At the beginning of our project (September, 1997), as each member of the curriculum project team tried to define pattern it became clear that each of us had a different definition and indeed quite different ways of thinking about pattern within our separate subject areas. This is in agreement with Tahta, 1992, who stated that the word pattern was used differently in different contexts. Dictionary definitions did not help us reach a consensus. We decided to develop a 'composite' of our definitions and present them to students within the framework of a multimedia (Hyperstudio) project. As each of us worked on this project, collaborating constantly with at least one other member of the team, and talking through our examples to understand how our examples illustrated our sense of pattern within our subject area, we actually began to agree on some big ideas surrounding pattern and extensions from those big ideas.
  We began with a statement like "pattern extends from a 'design' such that its composite parts can be distinguished as separate from its surroundings; a unity in time, shape, place." This statement was then illustrated through a mathematical example, a social studies one, a language arts one, and an arts one. Our next big idea, "pattern is a design altered by transformation (translation, rotation, reflection)," was also illustrated by examples from each subject area. Another big idea was that "pattern can be an extension of an original design, a replication of it, or a recursion of it." Our last big idea was that "pattern can be a disruption of an original design" but implicit in this idea is the need to be able to distinguish the original design to be able to perceive the disruption. This last big idea leads us into Chaos Theory and Fractals--an interesting and challenging notion to illustrate in each subject area.
  The big ideas outlined above were identified and examined within each subject area first and then, by extrapolation, across the subjects. Our intent was for our students to understand these big ideas and how they could be represented in each of the above subject areas. The mathematics part of the project highlighted tessellations and Escher patterns, social studies highlighted where and how people live in different parts of the world, language arts focused on story and word patterns, and arts education focused on patterns in song and action. Each part of the Hyperstudio presentation highlighted a slightly different focus, but the big ideas were the same. Our Hyperstudio project will soon be available on Math Central--so watch for it. Our project and this introduction close with the following words:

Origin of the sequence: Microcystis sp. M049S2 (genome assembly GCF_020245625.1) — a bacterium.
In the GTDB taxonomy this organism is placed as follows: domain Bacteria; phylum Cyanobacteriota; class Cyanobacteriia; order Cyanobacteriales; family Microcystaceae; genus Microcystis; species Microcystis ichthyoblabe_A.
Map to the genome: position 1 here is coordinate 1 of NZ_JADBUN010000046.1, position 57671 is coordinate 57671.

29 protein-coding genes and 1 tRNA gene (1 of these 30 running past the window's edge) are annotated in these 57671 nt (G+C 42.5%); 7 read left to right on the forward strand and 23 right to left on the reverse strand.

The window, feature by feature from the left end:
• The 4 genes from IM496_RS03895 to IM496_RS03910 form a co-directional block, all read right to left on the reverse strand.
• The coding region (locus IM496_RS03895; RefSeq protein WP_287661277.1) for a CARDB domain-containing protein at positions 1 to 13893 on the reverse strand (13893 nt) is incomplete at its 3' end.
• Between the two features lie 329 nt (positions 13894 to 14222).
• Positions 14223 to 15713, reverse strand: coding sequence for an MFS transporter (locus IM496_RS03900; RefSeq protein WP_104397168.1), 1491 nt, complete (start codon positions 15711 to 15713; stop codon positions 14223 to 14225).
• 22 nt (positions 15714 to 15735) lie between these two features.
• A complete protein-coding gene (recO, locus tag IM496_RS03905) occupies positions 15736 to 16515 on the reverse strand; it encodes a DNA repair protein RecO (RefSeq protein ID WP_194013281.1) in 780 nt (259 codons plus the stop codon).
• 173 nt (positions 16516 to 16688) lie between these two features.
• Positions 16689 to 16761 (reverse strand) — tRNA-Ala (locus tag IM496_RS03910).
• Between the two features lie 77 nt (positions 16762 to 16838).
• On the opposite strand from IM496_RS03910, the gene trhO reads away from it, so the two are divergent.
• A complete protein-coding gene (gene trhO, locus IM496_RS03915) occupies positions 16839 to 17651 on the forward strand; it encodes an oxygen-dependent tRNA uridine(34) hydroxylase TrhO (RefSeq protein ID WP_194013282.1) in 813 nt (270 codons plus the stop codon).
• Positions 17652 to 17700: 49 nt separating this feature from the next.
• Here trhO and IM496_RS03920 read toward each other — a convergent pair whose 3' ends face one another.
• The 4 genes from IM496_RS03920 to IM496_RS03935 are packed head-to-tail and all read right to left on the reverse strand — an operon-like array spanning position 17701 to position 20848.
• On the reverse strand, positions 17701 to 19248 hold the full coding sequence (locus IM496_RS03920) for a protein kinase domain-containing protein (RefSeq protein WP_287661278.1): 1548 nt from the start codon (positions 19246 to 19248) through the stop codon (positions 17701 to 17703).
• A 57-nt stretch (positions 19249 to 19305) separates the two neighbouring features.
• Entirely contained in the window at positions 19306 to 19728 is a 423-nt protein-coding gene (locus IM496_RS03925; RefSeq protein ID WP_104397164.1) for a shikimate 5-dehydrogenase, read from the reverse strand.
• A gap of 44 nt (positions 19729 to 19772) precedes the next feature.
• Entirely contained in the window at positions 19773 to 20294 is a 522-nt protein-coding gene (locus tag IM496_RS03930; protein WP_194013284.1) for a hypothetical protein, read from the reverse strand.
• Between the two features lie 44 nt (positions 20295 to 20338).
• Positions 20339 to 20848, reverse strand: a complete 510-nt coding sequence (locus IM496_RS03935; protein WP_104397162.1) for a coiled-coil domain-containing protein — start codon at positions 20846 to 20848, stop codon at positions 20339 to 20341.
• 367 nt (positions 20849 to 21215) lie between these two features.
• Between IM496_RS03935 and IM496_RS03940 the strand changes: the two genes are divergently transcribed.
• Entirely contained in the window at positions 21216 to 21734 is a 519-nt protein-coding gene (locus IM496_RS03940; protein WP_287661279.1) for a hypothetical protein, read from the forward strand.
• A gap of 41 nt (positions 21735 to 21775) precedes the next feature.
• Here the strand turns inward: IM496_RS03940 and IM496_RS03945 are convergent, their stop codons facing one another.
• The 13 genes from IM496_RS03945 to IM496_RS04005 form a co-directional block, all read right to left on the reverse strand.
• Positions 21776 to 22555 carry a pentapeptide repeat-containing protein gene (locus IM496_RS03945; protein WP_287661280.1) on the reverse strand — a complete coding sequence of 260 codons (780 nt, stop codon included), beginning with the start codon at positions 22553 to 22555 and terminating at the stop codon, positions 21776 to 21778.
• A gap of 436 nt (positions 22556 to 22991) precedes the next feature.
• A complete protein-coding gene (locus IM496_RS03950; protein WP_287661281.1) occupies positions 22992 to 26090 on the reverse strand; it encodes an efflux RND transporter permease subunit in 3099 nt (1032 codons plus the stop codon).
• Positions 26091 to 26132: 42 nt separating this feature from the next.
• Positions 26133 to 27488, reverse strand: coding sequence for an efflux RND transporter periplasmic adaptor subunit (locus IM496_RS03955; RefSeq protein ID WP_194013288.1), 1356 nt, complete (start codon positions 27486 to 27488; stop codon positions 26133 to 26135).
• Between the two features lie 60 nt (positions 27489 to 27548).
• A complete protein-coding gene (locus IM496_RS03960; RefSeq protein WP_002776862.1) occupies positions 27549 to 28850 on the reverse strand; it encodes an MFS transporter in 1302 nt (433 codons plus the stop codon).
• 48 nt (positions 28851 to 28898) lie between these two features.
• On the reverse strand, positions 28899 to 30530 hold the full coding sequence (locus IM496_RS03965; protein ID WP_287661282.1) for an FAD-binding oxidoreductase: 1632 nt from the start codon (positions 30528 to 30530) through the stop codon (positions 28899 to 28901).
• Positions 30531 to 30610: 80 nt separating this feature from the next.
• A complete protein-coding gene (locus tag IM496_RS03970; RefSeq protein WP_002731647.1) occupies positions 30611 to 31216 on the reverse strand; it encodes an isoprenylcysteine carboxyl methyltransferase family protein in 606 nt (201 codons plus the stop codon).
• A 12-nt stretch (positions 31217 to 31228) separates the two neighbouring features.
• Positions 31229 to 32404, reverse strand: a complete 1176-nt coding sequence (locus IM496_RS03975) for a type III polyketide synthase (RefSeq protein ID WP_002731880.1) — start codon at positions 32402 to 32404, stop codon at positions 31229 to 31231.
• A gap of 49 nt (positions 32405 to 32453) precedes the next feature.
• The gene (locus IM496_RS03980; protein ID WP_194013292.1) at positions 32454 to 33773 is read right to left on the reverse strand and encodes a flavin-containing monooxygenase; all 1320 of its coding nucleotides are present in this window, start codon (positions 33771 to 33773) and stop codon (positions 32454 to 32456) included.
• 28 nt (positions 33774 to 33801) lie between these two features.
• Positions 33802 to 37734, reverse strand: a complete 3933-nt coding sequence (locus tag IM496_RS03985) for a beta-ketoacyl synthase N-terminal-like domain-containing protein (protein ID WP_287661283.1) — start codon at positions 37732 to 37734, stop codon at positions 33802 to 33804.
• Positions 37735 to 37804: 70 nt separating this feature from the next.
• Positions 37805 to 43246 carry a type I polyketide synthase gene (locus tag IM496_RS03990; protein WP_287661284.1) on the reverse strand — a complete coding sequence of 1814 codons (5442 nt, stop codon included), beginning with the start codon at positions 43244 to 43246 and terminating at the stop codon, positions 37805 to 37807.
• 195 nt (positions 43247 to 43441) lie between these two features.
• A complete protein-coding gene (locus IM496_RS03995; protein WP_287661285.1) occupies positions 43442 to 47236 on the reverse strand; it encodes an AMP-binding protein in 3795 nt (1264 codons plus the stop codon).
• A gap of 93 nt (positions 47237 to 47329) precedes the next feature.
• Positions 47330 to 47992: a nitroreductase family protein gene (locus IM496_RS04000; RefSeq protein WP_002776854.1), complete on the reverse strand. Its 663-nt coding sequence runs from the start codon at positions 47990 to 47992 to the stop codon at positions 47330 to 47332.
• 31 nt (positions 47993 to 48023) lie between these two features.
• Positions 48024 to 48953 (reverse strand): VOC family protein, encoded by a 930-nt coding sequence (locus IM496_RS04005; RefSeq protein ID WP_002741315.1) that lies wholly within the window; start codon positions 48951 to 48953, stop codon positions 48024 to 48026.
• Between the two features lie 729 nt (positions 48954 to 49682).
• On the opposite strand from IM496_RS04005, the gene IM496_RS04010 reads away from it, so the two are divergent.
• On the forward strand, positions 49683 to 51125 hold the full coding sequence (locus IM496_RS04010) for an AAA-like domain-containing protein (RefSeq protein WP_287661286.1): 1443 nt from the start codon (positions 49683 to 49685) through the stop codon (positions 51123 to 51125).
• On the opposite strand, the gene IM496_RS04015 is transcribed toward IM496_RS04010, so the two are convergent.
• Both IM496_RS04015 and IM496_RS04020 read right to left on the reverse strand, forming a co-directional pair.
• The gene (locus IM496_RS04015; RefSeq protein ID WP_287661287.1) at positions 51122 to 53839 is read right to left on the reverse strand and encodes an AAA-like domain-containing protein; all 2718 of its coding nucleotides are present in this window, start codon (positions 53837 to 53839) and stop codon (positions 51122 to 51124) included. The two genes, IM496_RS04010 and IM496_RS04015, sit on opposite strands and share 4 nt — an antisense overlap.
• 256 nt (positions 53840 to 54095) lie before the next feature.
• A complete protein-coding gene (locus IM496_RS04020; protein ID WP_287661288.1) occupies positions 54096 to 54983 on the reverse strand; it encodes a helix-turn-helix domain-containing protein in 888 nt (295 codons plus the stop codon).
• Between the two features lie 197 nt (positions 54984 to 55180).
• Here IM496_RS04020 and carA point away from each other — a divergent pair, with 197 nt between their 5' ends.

"An ability to see pattern in our world provides us a base to predict when things do and could change, provides us with a foundation of (and for) order, and provides us with an ability to see boundaries in space, place and time. We use our ability to perceive pattern to enable us to make sense of things in our world, to understand society better."
We hope that as you read this latest issue of Ideas and Resources for Teachers of Mathematics you will find suggestions for activities at different grade levels that enable both you and your students to explore both the process and product of pattern.

References
Billstein, R., Libeskind, S., and Lott, J.W. (1993). 
 A Problem Solving Approach to Mathematics for Elementary School Teachers. Don Mills, ON: Addison-Wesley.
Cathcart, W. G., Pothier, Y., and Vance, J. H. (1997). 
 Learning Mathematics in Elementary School. Scarborough, ON: Prentice Hall, Allyn and Bacon Canada.
National Council of Teachers of Mathematics (1989). 
 The Curriculum and Evaluation Standards for School Mathematics. Reston, VA: NCTM.
National Council of Teachers of Mathematics (1991). 
 The Curriculum and Evaluation Standards for School Mathematics, Addenda Series--Patterns and Functions. Reston, VA: NCTM.
National Council of Teachers of Mathematics (1992). 
 The Curriculum and Evaluation Standards for School Mathematics, Addenda Series--Patterns. Reston, VA: NCTM.
Orton, J. (1993). 
 What is pattern? Mathematics in School, 22, 2, pp. 8-10.
Pengelly, H. (1992). 
 Making Patterns. Toronto, ON: Ashton Scholastic.
Robins, S. and Mayer, R. E. (1993). 
 Schema training in analogical reasoning. Journal of Educational Psychology, 85, 3, pp. 529-538.
Tahta, D. G. (1991) 
 A universal activity. Strategies, 1, 3.